Helping kids learn how to love Jesus more than anything

contemplative child

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Of the 9 worship styles for kids, a child that leans toward the contemplative style is likely a very loving child, and maybe has even sensed God’s love for them. They might spend a lot of time thinking, and can easily imagine God as a friend. But how can you help your contemplative child learn how to love Jesus more than anything?

Watch the video to find out, or read the transcript below!

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“Look mommy! I made a journal.” 

My 6 year old son thrust several sticky notes in my face. On each page he had drawn hearts around a word. One page had the word “God” in the middle, another had the word “nature”, and still another, “family”. This boy has a deep sense of the love of God for others.

A philosopher named James K.A. Smith says that “humans are not fundamentally thinking beings. We’re not even primarily believing beings, but at our core, he wrote, we are ‘defined fundamentally by love.’ So schools, teachers, and church that try to change people by giving them information fail to address the core issue: we become what we love.”

The Apostle John understood this. He spent most of 1 John talking about God’s love and how it should form our lives. But how can our kids understand God’s extravagant love for them, and learn to love him back?

How to love Jesus more than anything

A contemplative prayer for beginners (and kids!)

You can help any child learn to contemplate God’s love a little deeper by sharing an ancient prayer called “The Jesus Prayer”. It’s very simple; you simply say this: 

“Lord Jesus Christ, have mercy on me.”

Seriously, that’s the whole prayer!

The purpose of this prayer is to practice the presence of God, to remind yourself that

  • Jesus is with you,
  • he is Lord
  • that he loves you
  • and gives you mercy.

The prayer was first written down by Abba Phileomon (a monk from the sixth century).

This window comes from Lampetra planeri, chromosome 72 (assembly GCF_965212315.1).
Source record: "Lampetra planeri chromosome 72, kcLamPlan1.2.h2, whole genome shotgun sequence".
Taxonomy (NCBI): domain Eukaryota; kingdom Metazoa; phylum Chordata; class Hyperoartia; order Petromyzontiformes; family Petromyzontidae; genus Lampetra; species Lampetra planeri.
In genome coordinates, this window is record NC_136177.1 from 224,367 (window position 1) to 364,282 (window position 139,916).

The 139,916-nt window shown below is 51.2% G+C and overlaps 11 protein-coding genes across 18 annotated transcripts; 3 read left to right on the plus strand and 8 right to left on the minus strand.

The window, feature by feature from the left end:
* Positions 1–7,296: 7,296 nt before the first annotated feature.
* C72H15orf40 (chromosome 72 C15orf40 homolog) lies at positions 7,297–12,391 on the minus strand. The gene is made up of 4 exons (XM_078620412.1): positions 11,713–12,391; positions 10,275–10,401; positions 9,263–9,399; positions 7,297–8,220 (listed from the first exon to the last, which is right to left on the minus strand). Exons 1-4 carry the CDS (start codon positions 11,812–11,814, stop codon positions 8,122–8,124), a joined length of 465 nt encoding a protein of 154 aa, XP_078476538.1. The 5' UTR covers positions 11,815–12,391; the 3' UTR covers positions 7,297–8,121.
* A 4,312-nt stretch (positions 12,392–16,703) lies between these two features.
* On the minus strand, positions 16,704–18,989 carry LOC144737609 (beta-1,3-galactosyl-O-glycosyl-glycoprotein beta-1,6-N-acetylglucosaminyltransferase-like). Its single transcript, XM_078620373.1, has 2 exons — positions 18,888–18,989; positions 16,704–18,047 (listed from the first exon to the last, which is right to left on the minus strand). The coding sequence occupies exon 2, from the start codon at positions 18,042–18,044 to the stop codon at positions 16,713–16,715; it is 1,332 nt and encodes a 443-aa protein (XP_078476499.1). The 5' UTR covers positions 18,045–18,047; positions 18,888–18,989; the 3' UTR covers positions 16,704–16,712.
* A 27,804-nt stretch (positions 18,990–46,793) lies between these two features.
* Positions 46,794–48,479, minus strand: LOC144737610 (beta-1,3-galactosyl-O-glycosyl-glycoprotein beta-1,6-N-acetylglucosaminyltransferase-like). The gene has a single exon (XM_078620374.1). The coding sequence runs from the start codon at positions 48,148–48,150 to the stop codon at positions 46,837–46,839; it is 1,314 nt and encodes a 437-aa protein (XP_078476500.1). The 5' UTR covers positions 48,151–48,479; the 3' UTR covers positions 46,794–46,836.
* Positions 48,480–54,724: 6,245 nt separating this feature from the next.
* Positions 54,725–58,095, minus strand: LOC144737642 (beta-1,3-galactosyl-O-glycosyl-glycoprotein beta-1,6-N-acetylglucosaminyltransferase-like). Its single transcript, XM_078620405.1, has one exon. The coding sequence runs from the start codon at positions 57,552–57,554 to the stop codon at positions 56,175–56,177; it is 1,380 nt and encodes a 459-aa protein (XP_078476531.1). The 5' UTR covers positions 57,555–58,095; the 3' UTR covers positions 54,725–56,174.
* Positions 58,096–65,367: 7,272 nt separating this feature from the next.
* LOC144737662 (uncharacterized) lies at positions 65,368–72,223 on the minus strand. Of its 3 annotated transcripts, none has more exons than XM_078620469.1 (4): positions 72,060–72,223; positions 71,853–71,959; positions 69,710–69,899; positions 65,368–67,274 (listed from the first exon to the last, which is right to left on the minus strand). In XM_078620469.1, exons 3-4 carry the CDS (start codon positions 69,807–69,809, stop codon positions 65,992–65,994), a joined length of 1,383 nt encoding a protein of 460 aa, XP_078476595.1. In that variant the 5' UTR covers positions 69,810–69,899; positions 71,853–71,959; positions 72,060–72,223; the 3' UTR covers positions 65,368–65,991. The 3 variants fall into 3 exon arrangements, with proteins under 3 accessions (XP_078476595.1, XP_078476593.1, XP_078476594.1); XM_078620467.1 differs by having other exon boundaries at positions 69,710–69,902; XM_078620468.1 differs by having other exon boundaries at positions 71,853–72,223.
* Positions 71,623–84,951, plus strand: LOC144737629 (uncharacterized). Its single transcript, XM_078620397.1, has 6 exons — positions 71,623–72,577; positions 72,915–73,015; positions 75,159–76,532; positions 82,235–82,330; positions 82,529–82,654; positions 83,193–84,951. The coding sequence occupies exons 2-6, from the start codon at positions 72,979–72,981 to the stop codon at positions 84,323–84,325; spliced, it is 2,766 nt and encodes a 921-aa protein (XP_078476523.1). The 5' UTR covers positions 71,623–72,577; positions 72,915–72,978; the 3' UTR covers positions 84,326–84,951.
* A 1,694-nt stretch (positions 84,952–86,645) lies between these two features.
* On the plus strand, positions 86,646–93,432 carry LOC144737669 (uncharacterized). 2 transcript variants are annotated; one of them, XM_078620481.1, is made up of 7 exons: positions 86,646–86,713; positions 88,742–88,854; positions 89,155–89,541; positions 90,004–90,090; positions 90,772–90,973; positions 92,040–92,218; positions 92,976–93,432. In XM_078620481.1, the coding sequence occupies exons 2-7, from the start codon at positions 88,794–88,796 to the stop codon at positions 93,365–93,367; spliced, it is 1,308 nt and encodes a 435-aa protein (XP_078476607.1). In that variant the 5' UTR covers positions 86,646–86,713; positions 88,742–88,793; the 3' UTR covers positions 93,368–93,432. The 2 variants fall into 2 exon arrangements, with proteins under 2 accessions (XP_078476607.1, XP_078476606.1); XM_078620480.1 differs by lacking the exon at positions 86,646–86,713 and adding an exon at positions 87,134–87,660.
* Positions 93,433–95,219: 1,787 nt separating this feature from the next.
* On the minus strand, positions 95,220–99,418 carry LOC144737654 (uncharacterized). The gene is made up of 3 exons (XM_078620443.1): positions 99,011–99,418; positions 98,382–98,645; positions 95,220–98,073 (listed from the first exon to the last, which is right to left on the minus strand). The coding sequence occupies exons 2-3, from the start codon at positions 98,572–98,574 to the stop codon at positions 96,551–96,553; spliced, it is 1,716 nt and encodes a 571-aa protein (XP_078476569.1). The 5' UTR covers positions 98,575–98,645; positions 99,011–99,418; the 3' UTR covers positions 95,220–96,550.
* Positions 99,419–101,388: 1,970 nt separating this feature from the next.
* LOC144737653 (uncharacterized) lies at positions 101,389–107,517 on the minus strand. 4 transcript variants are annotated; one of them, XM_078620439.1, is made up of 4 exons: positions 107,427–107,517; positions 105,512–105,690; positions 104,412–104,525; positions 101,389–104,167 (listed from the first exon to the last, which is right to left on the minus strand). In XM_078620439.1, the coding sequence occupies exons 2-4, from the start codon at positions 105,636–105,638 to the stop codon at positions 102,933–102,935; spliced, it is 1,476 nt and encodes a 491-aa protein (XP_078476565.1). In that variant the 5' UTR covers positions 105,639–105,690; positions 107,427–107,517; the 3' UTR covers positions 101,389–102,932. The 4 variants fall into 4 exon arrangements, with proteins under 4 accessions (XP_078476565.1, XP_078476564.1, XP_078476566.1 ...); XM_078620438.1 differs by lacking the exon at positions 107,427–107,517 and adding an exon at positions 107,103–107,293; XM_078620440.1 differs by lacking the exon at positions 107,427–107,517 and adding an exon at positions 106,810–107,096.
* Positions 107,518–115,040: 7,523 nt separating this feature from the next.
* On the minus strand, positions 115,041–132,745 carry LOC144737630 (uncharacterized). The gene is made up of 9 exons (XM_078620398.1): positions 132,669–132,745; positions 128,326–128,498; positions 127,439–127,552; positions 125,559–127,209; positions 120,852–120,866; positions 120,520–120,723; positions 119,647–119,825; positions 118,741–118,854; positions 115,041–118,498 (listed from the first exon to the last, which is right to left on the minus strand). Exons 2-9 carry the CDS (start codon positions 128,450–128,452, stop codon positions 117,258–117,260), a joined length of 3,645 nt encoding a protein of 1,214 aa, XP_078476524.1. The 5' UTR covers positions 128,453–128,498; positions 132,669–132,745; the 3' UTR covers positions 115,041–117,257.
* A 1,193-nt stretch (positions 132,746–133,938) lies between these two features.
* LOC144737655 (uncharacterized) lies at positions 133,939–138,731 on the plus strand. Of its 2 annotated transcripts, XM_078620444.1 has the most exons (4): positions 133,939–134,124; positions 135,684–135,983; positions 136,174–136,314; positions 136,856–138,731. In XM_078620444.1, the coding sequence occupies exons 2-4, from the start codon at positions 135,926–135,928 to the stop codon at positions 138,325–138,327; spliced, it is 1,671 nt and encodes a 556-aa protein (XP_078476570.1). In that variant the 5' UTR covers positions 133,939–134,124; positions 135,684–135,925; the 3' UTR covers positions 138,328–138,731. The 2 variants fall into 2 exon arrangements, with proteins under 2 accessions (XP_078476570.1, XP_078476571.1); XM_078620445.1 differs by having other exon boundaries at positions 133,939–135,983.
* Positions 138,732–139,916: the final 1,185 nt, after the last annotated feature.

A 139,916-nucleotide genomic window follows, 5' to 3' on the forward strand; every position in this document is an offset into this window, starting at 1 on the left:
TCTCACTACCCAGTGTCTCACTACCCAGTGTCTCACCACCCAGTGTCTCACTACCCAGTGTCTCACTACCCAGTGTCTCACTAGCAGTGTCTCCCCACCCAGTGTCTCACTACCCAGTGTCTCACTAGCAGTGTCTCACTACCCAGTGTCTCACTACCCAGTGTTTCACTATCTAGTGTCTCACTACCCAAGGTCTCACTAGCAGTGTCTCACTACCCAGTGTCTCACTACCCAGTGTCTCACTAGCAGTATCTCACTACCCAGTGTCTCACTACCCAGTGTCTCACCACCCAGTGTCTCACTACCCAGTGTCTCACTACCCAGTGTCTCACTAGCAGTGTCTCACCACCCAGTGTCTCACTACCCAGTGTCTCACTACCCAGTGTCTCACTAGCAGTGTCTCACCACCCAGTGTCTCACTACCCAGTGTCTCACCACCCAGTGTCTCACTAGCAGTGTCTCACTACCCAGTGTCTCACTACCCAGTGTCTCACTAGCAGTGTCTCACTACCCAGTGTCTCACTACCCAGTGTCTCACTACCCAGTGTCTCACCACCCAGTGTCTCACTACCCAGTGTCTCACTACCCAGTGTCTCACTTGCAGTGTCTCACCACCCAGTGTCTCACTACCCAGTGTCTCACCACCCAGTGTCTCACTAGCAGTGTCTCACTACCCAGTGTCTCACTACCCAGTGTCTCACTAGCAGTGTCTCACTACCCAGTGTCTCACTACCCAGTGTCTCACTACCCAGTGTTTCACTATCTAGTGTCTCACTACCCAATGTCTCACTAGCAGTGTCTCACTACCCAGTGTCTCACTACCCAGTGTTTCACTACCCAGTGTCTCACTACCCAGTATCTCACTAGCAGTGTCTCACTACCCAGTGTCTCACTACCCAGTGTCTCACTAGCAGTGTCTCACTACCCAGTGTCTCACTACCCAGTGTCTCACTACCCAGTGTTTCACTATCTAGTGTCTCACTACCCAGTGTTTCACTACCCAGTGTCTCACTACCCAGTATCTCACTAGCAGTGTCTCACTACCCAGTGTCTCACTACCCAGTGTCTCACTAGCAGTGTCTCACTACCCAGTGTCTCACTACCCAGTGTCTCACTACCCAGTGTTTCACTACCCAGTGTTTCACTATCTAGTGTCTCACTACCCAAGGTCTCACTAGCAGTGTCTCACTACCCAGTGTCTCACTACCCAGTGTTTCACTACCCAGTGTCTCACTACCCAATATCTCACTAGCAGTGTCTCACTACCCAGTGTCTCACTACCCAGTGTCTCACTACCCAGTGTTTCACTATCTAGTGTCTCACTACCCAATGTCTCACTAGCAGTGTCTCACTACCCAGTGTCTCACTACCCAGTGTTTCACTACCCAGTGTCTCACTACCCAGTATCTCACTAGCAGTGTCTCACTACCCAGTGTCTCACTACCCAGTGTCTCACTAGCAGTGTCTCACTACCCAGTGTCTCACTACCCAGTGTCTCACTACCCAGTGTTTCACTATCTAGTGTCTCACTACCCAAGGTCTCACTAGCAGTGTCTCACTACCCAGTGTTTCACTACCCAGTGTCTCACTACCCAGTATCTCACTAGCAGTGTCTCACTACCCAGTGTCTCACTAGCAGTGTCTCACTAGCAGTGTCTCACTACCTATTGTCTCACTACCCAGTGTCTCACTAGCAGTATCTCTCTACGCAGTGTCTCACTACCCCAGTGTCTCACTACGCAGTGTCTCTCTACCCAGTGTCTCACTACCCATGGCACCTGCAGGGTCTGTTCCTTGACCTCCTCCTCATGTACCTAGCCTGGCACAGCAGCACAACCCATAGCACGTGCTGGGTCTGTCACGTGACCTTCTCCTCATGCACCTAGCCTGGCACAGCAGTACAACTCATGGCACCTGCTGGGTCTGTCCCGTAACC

This simple prayer is one way to learn to pray continually, as Paul urges in 1 Thessalonians 5:17. When teaching it to your child, you can encourage them to breathe in as they say “Lord Jesus Christ”, and breathe out as they say “have mercy on me.”

Other contemplative practices for kids and adults

Another simple prayer you can teach your kids is to breath in and think “God loves me”, and breathe out while thinking “I love God”. 

You can also try a slow, contemplative reading of Scripture. This is another ancient Christian practice, called Lectio Divina. You can read more about that in this specific post all about lectio divina for kids.

Some kids will more naturally be drawn to this sort of thoughtful practice. These children may lean toward a contemplative worship style. The heart of the contemplative is all about loving God.

A picture book for the contemplative Christian child

If you’re looking for a simple book that emphasizes God’s love, I recommend Rick Warren’s “God’s Great Love For You”. It’s very short, but deep. I recommend it for preschool-age kids because it is so short, but everyone can use a reminder of God’s great love, right?

When my 7-year old son read it, he grinned from ear to ear the whole time. I asked him what he liked about it and he said, 

“That God’s love never ends, and he loves you on good days and bad days, every millisecond of your life.” 

Now that’s a message I want my kids to internalize. 

You can ask your local Christian bookstore to bring in “God’s Great Love For You”, or order it from any Amazon bookstore here. If you’re in the US, you can use the Amazon link below as well.

More on Sacred Pathways

This article was specifically about the Contemplative worship style and seeing God through quietness and sacrifice, but did you know there are actually 9 worship styles for kids?

I have a downloadable quiz that you can take which will help you determine which of the 9 worship styles your child leans toward. Take the quiz here.

The concept of Sacred Pathways comes from Gary Thomas’ book by the same name. Check out Sacred Pathways on Amazon.

More Sacred Pathways for Kids

An overview of the Sacred Pathways